Go ahead, judge that book by its cover. And judge it by its back cover, too. Today I want to talk sizzle, or, more properly, “copy.” Much depends on the text that surrounds the book through each step of the publishing process, from the query the agent reads, the pitch the editor will read, to the jacket copy on the back of the slab.
Your mission, should you choose to accept it: Scrutinize the copy on that tin of hearts of palm, of movie synopses, on the back of your favorite granola. On the banners flown over beaches by propeller planes. What are the grains and veins of the “sell,” the hooks, the emotional tugs? What evocative descriptions, what refinements of argument? I’m asking you to harness your inner copywriter, your previous life as Don Draper.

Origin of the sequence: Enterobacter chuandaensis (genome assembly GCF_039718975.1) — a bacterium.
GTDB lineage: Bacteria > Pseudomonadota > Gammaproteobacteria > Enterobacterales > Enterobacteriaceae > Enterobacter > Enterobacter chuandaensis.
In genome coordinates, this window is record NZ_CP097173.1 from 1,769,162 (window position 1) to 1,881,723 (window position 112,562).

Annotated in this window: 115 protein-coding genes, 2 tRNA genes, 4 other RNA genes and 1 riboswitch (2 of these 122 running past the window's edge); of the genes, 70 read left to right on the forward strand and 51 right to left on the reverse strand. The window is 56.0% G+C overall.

I’d like to think I’m not a philistine. The work of art is everything. But you’ve got to get your readers sold on it before they’ll crack it open.
So distill your pitch from its fine vapor of concerns into legible, concrete promises; lay out its stakes, its principals, its upshot, its necessity. Make it sizzle.
—Ian Bonaparte of Janklow & Nesbit Associates